“Catchments are something that has to be rethought,” Fanwick said. “It’s going to make a lot of parents unhappy, but we have to think about all of our kids.”

Nonetheless, Fanwick is optimistic, and so is Catin-St. Louis, the Nebinger principal. Now in her third year, she welcomes the chance to address South Philadelphia’s needs in a comprehensive way.

“We’re looking forward to the opportunity to work through obstacles, not isolated, but with neighbors,” she said. “Because we do have great ideas we can share.”

The demographic data that the District promises to make available may prove helpful, Catin-St. Louis said. “It depends what the data is, and where it comes from,” she added with a smile.

But the wisdom of the community will be invaluable, she said. Nebinger’s parents and staff are ready to work, she said, and they’ll deserve to see their contributions taken seriously.

“A commitment we’d want is that the plan we develop is represented in the final product,” Catin St.-Louis said. “Time and energy, you can’t get back.”

A narrow window, a closed door process

Catin-St. Louis has dealt with her share of thorny neighborhood issues; spillover from overcrowded Meredith, for example, cost some Nebinger families their kindergarten spots. She and other principals have some ideas about how to improve the situation, and CSPR could be their opportunity.

But with the District aiming to finalize its neighborhood proposals by early April, Catin-St. Louis will have just a few months to bring her ideas into the CSPR conversation.

And while District officials promise a “transparent” process, most of this winter’s discussions will take place behind closed doors.

Each study area “planning committee” – the group that comprises delegations from all the individual schools – will meet a total of seven times between November and March. These planning meetings will be closed to the public. School delegations will be free to discuss the proceedings with their school communities, Benton said, but the District will be “very careful” about what it releases.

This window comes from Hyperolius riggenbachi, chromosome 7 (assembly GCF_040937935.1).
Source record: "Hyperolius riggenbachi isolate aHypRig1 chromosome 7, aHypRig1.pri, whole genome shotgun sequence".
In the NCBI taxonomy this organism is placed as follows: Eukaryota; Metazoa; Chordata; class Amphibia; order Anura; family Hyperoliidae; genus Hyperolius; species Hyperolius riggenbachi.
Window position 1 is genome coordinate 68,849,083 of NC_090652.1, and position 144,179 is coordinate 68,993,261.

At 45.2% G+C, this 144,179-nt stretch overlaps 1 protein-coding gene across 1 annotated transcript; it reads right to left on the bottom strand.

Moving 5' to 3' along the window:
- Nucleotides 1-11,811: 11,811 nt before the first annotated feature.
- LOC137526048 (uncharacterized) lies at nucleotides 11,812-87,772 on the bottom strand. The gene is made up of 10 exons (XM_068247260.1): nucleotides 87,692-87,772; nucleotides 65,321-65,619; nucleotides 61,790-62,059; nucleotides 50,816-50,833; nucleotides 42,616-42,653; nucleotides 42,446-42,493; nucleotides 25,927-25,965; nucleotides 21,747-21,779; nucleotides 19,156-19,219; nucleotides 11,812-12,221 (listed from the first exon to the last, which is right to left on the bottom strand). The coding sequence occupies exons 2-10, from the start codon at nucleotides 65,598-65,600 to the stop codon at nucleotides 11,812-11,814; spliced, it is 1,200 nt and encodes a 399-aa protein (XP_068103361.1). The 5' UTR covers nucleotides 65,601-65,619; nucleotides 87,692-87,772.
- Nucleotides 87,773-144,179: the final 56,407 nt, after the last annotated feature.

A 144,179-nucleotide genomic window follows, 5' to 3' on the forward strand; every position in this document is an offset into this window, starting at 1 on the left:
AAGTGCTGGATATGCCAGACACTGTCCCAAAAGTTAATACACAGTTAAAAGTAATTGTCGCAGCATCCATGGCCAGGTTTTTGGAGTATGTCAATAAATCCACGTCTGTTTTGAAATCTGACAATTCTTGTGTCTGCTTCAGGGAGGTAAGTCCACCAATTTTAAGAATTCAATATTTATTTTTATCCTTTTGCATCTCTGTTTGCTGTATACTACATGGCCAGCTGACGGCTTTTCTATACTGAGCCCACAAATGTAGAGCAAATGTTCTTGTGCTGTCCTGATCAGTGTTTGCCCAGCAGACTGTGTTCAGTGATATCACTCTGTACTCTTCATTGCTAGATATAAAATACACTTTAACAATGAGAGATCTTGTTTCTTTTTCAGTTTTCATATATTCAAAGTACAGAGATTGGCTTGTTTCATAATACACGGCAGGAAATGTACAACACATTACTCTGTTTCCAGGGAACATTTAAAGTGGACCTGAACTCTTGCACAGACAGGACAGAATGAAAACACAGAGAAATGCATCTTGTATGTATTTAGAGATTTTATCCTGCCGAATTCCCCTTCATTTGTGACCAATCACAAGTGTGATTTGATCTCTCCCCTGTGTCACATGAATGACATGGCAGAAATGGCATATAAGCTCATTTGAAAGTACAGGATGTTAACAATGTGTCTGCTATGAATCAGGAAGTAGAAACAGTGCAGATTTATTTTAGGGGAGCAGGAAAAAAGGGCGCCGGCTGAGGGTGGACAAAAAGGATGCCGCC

“It’s not that we don’t want to share the data … but it’s complicated,” Benton said. “We don’t want to put something out that might trigger a reaction, when it’s incomplete … we don’t want to jeopardize success by sharing data prematurely.”

Benton said that if participants like Catin-St. Louis bring proposals, the CSPR team will test them to see how they might affect the entire study area.

“They bring that plan, we look at the data,” said Benton. “We can test that hypothesis and run it through the models.”

But specific proposals will also come from CSPR’s “advisory team” of senior District educators and department heads – a group of a few dozen people that will feed data and options to the planning committees and review their responses, “volleying” ideas and information back and forth throughout the process, Benton said

Each of this year’s study areas will also have two public meetings; one in January, as the process gets going, and a second in April.

By that month, Benton expects her team to have drafted neighborhood proposals for consideration by the Board of Education. Those plans will be publicly unveiled in April, and the month of May will be set aside for public comment and debate.

The Board’s final vote on all three study area plans is expected in June.

Benton hopes the combination of useful data and an inclusive process will result in policies popular enough to withstand public scrutiny. But she said she’s ready for what could be a contentious spring.